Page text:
The political outlook for Iraq continues to be unstable, with a new government still not in office following the 7 March elections. After seven years of violence, Iraqis were hoping for a strong government to push ahead with the planned infrastructure development that its politicians have so far failed to deliver.
Almost a third of all Iraqis are presently employed by the state in its swollen civil and security forces
But once the details of power-sharing deal are hammered out, Iraq needs to move forward with reconstruction. IMF expects Baghdad to face two more years of budget shortfalls before stronger oil prices and production lift it back into surplus in 2012.
In a March review of the country’s economy, it forecasts Iraq’s economic growth in 2010 to be 7.3 per cent, significantly stronger than the 4.2 per cent seen last year. However, additional financing is needed to fill a $5bn hole in the 2010-2011 budget. The IMF approved a $3.6bn loan at the end of February to help manage the shortfall.
But Iraq is in dire need of revenues, as the incoming government will be acutely aware. The economy was seriously affected by the drop in oil prices from their peak in 2008. With crude exports accounting for 85 per cent of government revenues, the country’s external position deteriorated in 2009. The current account fell into a 20 per cent deficit and the balance of payments was 10 per cent of gross domestic product (GDP). The budget saw a deficit of 23 per cent in 2009, financed by surpluses built up in previous years.
Beyond this, the drop in oil revenues represents a major challenge in view of the country’s vast reconstruction spending needs.
Baghdad has sought to increase oil output, signing 11 production licensing agreements with inter-national oil companies as part of its ambition to lift output from the current level of 2 million barrels a day (b/d) to 6 million b/d by 2016.
But Iraq’s ability to increase exports significantly over the coming years will depend on it upgrading expanding its decrepit infrastructure in the south of the country. According to the Ministry of Oil, crude exports reached 2.05 million b/d in February, the highest monthly average since the 2003 invasion. The majority of the receipts – 95 per cent – are kept in the Development Fund for Iraq, which was established in 2003 as a repository for oil revenues at the Federal Reserve Bank of New York. The fund comes to an end this year, with the UN confident in the country’s ability to assume control of its wealth.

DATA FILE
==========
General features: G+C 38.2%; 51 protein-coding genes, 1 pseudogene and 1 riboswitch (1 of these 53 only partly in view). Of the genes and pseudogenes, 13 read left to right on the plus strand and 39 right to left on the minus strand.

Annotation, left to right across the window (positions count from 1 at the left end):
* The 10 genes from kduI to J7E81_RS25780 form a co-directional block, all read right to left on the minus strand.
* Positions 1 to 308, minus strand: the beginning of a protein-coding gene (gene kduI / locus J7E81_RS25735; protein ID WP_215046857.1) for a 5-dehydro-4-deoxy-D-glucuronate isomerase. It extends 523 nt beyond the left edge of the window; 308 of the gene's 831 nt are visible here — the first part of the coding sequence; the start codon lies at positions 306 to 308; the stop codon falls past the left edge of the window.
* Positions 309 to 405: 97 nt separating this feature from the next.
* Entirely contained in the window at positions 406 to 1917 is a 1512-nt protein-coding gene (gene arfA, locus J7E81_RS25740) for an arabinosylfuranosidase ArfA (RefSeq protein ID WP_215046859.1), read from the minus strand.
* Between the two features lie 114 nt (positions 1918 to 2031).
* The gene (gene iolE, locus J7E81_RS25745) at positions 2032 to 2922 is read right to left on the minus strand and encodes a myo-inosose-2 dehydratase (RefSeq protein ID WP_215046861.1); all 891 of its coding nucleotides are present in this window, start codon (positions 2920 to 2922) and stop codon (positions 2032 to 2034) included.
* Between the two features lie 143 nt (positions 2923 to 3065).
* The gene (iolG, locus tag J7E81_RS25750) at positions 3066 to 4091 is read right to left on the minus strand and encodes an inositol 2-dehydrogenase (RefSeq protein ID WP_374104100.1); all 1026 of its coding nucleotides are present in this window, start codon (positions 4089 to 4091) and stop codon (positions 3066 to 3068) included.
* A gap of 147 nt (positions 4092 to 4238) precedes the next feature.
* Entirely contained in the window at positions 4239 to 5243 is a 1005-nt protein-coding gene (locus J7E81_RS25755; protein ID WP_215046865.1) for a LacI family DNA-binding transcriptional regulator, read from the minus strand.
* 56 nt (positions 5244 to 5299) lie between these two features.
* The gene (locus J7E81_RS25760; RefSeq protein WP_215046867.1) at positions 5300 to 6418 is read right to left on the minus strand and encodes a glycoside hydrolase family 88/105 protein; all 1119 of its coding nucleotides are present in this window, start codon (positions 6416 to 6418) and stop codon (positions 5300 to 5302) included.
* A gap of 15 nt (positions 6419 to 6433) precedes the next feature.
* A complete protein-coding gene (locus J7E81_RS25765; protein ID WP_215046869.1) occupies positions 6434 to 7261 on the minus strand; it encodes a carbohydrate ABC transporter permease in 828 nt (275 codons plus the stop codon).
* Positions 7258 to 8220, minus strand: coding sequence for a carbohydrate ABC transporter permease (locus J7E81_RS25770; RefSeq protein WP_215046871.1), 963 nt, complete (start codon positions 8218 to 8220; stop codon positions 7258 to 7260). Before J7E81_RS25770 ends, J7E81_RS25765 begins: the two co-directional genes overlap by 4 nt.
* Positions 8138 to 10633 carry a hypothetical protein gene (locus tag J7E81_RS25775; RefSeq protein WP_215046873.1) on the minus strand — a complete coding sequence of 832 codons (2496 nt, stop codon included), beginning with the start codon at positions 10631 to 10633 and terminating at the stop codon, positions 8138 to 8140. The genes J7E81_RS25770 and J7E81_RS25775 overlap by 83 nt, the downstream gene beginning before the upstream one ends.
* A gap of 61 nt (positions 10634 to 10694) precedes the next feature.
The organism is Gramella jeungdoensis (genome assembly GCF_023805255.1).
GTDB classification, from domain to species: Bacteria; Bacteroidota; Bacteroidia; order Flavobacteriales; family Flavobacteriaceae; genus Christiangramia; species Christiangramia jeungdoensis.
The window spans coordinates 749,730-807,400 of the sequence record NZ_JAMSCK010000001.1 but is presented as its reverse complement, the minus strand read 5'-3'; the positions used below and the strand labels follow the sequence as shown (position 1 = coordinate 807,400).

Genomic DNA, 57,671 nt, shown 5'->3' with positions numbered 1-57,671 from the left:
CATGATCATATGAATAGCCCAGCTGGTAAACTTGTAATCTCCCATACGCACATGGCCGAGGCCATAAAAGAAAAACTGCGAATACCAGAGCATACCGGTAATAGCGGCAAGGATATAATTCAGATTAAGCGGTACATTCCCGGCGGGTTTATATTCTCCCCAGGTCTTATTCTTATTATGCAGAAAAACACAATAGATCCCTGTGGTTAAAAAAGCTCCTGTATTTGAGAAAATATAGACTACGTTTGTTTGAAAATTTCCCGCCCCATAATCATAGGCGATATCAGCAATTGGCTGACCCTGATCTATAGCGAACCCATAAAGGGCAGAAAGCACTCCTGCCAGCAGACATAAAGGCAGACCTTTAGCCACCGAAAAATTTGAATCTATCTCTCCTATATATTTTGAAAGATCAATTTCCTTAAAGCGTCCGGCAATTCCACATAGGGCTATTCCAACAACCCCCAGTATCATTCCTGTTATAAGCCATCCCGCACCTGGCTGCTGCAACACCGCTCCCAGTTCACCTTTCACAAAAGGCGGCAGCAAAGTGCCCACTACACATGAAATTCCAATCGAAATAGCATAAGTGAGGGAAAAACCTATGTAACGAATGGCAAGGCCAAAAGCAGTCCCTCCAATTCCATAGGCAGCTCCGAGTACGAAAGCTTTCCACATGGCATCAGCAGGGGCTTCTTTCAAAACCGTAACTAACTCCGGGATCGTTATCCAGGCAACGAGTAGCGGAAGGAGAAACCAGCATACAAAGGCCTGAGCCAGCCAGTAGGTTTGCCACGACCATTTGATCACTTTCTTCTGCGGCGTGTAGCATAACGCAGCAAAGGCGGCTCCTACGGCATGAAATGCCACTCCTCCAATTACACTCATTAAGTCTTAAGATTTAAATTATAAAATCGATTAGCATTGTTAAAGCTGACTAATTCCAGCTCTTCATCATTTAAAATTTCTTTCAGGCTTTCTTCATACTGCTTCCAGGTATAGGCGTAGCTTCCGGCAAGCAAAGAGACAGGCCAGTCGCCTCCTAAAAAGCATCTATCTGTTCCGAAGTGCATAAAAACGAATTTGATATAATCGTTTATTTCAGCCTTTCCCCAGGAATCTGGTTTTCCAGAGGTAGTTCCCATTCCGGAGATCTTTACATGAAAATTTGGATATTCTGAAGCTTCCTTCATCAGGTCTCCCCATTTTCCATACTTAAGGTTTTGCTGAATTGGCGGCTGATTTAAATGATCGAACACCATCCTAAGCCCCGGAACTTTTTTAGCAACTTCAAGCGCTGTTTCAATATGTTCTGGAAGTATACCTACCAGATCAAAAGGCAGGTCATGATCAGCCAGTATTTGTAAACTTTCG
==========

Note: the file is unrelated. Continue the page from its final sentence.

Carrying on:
In February, Iraq’s Presidency Council ratified its $72.4bn budget for 2010, based on an average oil price of $60.5 a barrel. The government estimates revenues for 2010 at $52.8bn, more than 90 per cent of which will be derived from oil sales, meaning the country will run a deficit of $19.6bn this year.
The budget allows the Ministry of Finance to borrow up to $4.5bn from the IMF and $2bn from the World Bank in 2010 to cover deficits. In February the IMF provided a two-year, $3.6bn stand-by arrangement to assist the government with its short-term balance of payments deficit. Iraq also signed an agreement with the World Bank in March for two $500m loans.
The government is seeking to reduce the deficits in 2010 and 2011, with a view to returning to a budget surplus in 2012. The bulk of Iraq’s government expenditure of $52bn is consumed by operating expenses, most notably going to salaries, benefits and pensions. Almost a third of Iraqis are employed by the state in its swollen civil and security services.
The new budget also aims to increase regional oil production and refining. The Ministry of Finance will pay $1 for each barrel of oil produced and the same for refined products. This will be a major windfall for Basra province, home to four of Iraq’s five biggest oilfields.
But the policy is far from universally popular. Some argue that the provision unfairly favours producing regions, with little benefit to provinces with few hydrocarbon resources.
In August, the US will begin the withdrawal of 70,000 troops, bringing an end to formal US combat operations. In their absence, Iraq’s political and internal stability will depend heavily on its ability to increase export revenues to pay for economic recovery. Stability will also hang on Baghdad’s ability to share the revenues gained among the regions.
Sunnis in particular are excluded from much of the country’s oil revenues, which originate in Shiah and Kurd-dominated areas. Indeed almost 80 per cent of Iraq’s oil is produced in the Shiah-led Basra province. This has done little to provide work for the unemployed young men in other provinces or quell the Sunni insurgency that still blights much of the country. The next few years will not be easy for Iraq.